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Porcupinefish

Bonus content from the January 2010 AFI magazine article Stuck on Porcupinefish.

By Scott Michael |

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Aquarium Fish International Bonus Content January 2010
Diodontids: At a Glance
There are diodontids in all warm, temperate tropical seas, and some are wide-ranging in their distribution. In fact, the longspined porcupinefish (Diodon holocanthus) and its big cousin, the porcupinefish (Diodon hystrix), are found in tropical coastal habitats all around the world. One reason that they are so common is because of the long pelagic phase of their life cycle. When spawning occurs, the eggs are swept off the reef into the open ocean where they develop and hatch. There the young fish feed and grow. In most coral reef fish, the young fish are very small (less than an inch) when they finally “settle out” of the plankton and begin their life near the sea floor. But in the diodontids, the young fish remain within the plankton for a longer period and are quite large upon settling out onto the reef. In fact, some species (e.g., spotted burrfish, Chilomycterus reticulates) can be as large as 8 inches when the planktonic phase of the life cycle ends.

With their box-shaped bodies and small tails, these fishes are by no means oceanic speedsters. In fact, they have a somewhat unique swimming style called the diodontiform mode of locomotion. This involves undulating the edges of their broad pectoral fins, along with oscillating the median fins. This way of getting around allows for fine changes in position (something that helps when trying to locate and capture prey) but does not allow for great speed. Fortunately for the diodontids, they do not rely on speed to avoid generalized fish-eaters. Instead, their ability to inflate and the spines on the body make them an undesirable meal for most predators. They also have toxins in some of their internal organs and skin. But even with these defenses, the spiny puffers are eaten by some piscivores, including sharks (tiger sharks really love them), frogfishes, trumpetfishes, groupers, snappers and barracuda. This is not without some risk, however. For example, there is a report of a dead giant frogfish (Antennarius commerson) with an inflated balloonfish in its stomach that was found floating at the ocean surface and groupers with inflated porcupinefish lodged in their jaws. Apparently, the porcupinefish can inflate after being eaten.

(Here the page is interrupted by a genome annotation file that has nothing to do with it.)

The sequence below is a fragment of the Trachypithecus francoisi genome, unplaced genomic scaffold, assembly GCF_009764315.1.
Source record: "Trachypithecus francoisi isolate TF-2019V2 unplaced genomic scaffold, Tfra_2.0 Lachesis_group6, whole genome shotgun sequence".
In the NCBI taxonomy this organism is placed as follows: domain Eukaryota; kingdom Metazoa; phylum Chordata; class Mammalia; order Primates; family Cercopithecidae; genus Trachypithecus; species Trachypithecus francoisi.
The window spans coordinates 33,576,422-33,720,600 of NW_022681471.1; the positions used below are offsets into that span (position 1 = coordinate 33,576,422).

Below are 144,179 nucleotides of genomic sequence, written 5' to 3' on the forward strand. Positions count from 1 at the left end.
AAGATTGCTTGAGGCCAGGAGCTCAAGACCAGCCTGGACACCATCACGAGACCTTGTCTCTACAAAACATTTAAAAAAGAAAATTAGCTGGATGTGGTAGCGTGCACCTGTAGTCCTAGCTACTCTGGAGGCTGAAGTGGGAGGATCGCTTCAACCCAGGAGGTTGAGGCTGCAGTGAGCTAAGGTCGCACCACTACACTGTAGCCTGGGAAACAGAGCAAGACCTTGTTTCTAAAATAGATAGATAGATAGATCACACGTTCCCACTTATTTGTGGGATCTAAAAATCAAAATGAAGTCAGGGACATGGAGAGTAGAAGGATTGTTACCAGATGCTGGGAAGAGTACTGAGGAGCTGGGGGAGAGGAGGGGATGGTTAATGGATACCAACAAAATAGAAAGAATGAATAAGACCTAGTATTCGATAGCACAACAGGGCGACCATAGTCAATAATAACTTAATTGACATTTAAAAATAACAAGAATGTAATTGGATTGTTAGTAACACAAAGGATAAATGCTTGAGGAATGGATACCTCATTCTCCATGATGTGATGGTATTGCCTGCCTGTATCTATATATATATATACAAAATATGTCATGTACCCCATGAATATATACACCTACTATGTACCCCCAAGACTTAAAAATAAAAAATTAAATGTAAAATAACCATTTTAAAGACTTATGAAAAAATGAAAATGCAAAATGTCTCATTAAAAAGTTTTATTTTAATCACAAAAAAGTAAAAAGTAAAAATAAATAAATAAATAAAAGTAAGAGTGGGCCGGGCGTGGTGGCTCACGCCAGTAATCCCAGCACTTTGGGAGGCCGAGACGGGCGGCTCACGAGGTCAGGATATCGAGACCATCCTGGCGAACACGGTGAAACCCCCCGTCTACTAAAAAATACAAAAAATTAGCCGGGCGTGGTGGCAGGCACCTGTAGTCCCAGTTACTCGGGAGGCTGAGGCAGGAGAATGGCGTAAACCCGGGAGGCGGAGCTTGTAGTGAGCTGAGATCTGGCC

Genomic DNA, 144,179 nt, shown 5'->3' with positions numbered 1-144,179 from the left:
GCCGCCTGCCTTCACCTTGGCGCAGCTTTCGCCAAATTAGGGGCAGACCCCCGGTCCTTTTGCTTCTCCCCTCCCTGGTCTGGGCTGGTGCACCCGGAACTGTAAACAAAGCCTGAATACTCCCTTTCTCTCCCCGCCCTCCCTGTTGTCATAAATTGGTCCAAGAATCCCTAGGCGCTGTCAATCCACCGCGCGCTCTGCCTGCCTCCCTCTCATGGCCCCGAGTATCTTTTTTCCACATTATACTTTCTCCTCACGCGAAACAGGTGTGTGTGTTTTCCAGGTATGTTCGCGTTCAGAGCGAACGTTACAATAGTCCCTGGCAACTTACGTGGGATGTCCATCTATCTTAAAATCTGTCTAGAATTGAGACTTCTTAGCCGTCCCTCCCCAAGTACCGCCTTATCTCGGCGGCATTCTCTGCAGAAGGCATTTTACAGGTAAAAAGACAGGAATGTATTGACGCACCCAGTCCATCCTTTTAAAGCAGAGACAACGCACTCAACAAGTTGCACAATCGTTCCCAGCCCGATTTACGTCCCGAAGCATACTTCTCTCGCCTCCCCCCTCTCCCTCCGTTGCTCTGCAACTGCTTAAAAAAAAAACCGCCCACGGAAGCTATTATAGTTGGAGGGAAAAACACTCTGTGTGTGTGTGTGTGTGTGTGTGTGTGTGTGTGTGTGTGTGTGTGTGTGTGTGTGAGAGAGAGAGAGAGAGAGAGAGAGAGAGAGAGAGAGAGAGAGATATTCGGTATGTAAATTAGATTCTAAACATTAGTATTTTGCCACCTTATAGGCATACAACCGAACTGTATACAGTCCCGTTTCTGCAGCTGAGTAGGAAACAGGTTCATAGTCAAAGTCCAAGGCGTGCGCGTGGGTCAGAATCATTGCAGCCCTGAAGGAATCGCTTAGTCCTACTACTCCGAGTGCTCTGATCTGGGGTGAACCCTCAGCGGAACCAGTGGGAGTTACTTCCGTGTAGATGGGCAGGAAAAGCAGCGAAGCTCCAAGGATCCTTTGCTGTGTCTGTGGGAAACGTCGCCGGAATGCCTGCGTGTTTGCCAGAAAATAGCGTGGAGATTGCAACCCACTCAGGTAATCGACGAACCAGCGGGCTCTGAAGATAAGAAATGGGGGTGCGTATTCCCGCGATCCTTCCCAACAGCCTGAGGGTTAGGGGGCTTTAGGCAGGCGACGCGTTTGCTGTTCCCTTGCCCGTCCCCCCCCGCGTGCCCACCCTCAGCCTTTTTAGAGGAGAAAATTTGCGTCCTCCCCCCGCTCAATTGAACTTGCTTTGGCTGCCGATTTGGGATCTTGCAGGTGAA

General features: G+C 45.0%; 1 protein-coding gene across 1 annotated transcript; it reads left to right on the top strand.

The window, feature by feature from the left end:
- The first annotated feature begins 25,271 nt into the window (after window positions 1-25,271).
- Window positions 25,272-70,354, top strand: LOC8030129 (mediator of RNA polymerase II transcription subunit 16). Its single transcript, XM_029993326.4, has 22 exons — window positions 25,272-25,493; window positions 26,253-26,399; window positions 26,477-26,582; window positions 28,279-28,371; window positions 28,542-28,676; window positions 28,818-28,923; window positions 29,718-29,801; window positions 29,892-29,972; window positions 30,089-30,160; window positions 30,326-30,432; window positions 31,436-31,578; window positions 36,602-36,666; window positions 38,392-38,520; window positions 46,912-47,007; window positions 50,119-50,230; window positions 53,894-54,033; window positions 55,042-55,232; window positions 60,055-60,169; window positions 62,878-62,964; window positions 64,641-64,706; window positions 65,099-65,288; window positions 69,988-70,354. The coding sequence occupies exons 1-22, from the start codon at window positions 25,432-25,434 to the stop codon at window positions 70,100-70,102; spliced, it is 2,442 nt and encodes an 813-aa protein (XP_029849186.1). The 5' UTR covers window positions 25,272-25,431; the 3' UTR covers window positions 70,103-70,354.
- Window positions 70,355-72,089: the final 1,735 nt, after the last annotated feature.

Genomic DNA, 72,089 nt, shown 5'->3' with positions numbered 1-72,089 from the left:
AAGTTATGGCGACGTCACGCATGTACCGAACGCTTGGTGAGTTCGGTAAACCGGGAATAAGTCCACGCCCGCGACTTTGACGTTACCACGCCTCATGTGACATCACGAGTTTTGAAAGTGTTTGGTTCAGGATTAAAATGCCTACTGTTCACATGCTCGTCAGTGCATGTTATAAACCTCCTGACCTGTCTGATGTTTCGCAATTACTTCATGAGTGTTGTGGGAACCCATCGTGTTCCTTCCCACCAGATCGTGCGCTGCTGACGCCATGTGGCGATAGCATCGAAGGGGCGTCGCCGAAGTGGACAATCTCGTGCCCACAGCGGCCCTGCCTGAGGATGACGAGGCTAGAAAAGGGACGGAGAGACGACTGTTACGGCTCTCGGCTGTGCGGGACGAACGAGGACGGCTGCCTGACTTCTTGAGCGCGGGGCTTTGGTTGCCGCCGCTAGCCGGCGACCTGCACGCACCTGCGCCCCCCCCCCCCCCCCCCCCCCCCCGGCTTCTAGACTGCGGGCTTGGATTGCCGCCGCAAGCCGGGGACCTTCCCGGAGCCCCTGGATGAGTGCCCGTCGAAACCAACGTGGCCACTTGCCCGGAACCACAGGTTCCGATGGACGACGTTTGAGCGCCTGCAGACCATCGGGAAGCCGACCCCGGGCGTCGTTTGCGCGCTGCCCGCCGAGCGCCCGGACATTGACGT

While habitat preference is in part a function of the species of spiny puffer in question, in many regions, the diodontids tend to prefer less pristine marine habitats. For example, longspined porcupinefish (D. holocanthus) often prefer turbid, coastal habitats where they can be found living on low-profile reefs, around pier pilings or among manmade debris (i.e., trash). They are sometimes found on small patches of debris on sand or mud flats or slopes. That said, in other regions, the wide-ranging D. holocanthus occurs on well-developed coral reefs. There is at least one species, D. eydouxi, that spends its entire life living in the open ocean (i.e., it lives a pelagic lifestyle).

Want to read the full story? Pick up the January 2010 issue of Aquarium Fish International today.

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Dot    HAWK Junction, ON

1/15/2012 6:22:05 AM

Interesting fish

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